We just returned from the 2019 Heard Museum Fair and Market, held for the past 61 years at the Heard Museum in Scottsdale.  With over 600 artists participating, it is the second largest Indian market in the United States, only behind SWAIA’s Santa Fe Indian Market.  It is always fun battling the opening of baseball’s Spring Training in and around Phoenix, with a number of teams playing in the Cactus league and their fans filling the hotels.  But the weather is wonderful, and short sleeves and sun hats were the rule for the weekend.

This fair is notable for several reasons.  It is completely enclosed within the Heard Museum grounds, making it a very intimate and comfortable setting.  It is the kickoff to the spring season, allowing artists to exhibit all of the works they have created over the dreary winter.  And, as an internationally recognized, juried show, it attracts the top Native American artists from North America.

Each year, the Museum holds an artist reception and silent auction on Friday night, accompanied by a look but don’t touch viewing of all the award-winning submissions.  Crafty collectors often plot their purchase strategies on Friday night, and rush to the specific artist’s booth early on Saturday morning when the gates open to snag that piece of art and accompanying ribbon.  Yes, we tried that this year, but unfortunately some faster people beat us to the two booths we had selected.

The Fair and Market has a beautiful amphitheater as part of the grounds, and they have almost continuous dances, music, and other talent demonstrations on Saturday and Sunday.  There are numerous food vendors located near the two entries, and ample covered seating for those who wish to dine.  The Café has a limited menu, but it is always nice to grab a table and a delicious beverage with lunch.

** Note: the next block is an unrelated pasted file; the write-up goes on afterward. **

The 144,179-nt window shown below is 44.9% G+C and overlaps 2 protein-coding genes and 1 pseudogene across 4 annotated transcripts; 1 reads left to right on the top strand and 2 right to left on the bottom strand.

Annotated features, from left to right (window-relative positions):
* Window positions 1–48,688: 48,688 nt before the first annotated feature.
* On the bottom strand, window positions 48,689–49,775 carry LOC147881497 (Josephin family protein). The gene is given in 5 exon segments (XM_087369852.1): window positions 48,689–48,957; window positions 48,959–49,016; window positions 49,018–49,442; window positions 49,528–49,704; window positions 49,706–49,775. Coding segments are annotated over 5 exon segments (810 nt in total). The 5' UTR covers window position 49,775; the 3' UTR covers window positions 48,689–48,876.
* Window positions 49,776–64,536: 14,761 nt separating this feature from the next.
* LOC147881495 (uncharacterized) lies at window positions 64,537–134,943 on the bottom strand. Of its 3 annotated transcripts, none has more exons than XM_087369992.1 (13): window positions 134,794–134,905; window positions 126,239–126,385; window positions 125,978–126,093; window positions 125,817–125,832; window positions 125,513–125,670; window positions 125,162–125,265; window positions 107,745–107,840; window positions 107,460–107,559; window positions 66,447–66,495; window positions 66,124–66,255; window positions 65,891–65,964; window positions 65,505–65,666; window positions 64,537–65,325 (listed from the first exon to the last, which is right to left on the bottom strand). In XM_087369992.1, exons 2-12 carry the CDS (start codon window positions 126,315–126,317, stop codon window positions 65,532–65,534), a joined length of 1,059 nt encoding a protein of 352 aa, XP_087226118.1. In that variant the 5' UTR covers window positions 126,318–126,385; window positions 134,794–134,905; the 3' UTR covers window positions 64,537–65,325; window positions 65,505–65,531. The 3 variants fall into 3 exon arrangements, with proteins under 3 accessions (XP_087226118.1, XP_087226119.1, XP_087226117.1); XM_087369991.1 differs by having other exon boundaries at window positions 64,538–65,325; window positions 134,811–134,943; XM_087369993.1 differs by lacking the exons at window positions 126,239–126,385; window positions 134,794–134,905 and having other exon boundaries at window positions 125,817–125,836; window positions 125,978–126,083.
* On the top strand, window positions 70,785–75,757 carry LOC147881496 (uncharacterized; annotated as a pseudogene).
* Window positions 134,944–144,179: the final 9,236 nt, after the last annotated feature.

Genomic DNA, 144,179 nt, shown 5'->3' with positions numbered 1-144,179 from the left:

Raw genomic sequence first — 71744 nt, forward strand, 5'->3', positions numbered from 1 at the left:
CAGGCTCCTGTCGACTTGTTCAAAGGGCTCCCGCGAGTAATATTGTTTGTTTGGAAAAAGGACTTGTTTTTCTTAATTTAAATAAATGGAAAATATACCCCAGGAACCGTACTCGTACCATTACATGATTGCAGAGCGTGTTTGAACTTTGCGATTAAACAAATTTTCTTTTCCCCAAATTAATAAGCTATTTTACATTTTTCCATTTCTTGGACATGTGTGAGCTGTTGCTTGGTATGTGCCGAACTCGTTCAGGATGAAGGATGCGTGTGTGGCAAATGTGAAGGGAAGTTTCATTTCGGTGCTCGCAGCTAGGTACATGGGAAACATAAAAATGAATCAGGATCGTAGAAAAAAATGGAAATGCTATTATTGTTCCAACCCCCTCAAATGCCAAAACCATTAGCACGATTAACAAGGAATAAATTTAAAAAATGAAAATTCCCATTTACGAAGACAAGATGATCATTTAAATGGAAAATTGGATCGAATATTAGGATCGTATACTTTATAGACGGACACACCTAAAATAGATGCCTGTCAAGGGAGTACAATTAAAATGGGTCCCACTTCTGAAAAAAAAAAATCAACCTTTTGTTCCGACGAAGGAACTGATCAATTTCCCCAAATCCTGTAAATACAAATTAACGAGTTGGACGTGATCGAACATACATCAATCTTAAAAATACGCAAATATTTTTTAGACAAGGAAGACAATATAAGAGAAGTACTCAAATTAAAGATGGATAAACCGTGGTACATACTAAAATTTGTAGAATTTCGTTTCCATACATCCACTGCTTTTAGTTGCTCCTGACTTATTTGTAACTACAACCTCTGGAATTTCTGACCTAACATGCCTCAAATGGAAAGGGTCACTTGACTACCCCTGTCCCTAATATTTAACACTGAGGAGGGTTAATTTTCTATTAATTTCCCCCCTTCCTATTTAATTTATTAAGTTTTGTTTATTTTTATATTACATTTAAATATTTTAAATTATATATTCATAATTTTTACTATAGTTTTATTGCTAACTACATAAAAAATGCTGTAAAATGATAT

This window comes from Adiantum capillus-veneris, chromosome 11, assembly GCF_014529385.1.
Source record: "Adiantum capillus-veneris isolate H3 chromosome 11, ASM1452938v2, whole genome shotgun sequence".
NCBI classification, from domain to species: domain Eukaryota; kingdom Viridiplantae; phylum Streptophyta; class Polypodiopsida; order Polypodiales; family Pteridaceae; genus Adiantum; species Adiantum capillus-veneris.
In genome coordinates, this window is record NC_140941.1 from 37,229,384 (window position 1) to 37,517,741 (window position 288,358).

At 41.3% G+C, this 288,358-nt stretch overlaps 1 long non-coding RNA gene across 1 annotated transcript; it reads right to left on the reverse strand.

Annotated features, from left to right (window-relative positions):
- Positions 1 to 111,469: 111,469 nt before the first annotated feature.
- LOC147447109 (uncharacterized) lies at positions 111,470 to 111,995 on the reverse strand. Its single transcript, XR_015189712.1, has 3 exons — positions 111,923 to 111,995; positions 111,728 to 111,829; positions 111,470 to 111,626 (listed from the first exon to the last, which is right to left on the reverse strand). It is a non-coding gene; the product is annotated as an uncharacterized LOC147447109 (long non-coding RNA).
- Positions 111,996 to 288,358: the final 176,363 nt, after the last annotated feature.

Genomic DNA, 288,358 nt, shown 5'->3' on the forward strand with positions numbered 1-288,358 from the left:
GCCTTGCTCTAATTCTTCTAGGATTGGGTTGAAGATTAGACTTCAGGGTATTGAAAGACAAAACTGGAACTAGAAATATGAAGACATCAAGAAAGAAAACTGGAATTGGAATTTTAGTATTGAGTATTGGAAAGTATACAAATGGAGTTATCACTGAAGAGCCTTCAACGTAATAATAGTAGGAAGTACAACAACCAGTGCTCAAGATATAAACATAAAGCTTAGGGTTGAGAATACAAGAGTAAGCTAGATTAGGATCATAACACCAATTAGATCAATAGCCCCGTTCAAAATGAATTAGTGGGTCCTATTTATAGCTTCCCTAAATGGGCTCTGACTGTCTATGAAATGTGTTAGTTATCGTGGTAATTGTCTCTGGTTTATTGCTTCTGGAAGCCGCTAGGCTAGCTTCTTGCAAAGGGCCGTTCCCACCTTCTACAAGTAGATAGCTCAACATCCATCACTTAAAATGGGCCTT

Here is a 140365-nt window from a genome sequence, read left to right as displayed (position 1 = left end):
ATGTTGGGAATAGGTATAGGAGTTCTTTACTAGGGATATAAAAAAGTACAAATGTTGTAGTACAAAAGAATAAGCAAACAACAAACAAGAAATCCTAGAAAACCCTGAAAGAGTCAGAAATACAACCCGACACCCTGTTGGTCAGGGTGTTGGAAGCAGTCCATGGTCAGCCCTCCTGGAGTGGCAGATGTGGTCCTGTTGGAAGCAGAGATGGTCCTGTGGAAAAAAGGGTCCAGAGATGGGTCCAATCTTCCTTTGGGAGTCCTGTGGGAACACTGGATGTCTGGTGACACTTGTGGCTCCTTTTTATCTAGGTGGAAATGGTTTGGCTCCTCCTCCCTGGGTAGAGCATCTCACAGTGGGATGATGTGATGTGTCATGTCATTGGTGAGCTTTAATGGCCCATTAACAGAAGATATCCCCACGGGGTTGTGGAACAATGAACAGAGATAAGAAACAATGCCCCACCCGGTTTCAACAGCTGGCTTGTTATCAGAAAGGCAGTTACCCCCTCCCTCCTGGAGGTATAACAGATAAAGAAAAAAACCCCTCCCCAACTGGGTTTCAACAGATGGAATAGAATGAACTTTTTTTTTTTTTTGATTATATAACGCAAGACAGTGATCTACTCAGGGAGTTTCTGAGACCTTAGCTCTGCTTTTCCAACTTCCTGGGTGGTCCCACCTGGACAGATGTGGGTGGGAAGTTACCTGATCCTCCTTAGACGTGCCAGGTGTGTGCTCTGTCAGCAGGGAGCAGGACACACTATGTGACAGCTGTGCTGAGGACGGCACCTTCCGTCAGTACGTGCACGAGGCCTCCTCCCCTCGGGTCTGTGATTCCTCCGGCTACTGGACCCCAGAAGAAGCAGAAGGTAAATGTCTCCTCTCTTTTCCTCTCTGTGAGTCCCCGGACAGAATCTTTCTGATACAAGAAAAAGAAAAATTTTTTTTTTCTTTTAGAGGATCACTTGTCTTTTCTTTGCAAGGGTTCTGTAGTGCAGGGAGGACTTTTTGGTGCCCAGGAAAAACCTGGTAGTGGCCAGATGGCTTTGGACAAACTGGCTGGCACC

We had a chance to see Bille Hogarth at his book signing, promoting his new fourth edition of Native American and Southwestern Silver Hallmarks.  The Museum Shop is always crowded, often with artist demonstrations taking place.  In addition, the central plaza has a series of tents for artist demonstrations throughout the weekend, where we saw master carver Todd Westika from Zuni Pueblo demonstrating his skill.  If you have ever wondered how the rugs and baskets are painstakingly created, this is always a great opportunity to observe and ask questions.  Typically, those who demonstrate are masters in their area and are very willing to share their knowledge.

This year, we sensed a higher level of energy at the Heard than in the past few years.  Both artists and attendees were more buoyant and excited about the show, and the vibe seemed to be more elevated.  We are certainly hopeful this is a sign of a renewal of interest in Native American art, which has been lagging a bit for the past few years.

A small sidebar that needs to be mentioned is the Hopi Education Endowment Fund (HEEF) silent auction that takes place across the street from the Heard Museum on the Friday night when the Heard artist reception takes place.  Michael and I managed to slip out of the artist reception a bit early and go across the street, and we were quite impressed with the quantity and quality of art that was donated by Hopi artists to help raise funds for Hopi scholarships.  We acquired a couple of striking originals from a young Hopi painter, Kyle Secakuku.  We hope to see more of his work in the future, as his ability to convey motion through his work is very nice.  Admission to the silent auction was free, and they had complimentary refreshments, plenty of  seating, and live entertainment in the form of dances and music to create a lovely spirit of the Hopi Nation.

Our time at the Heard Museum Fair and Market was all too short, and we soon had to gather our new treasures (coming soon to the Gallery) and head off for more adventures on our way back to Texas.

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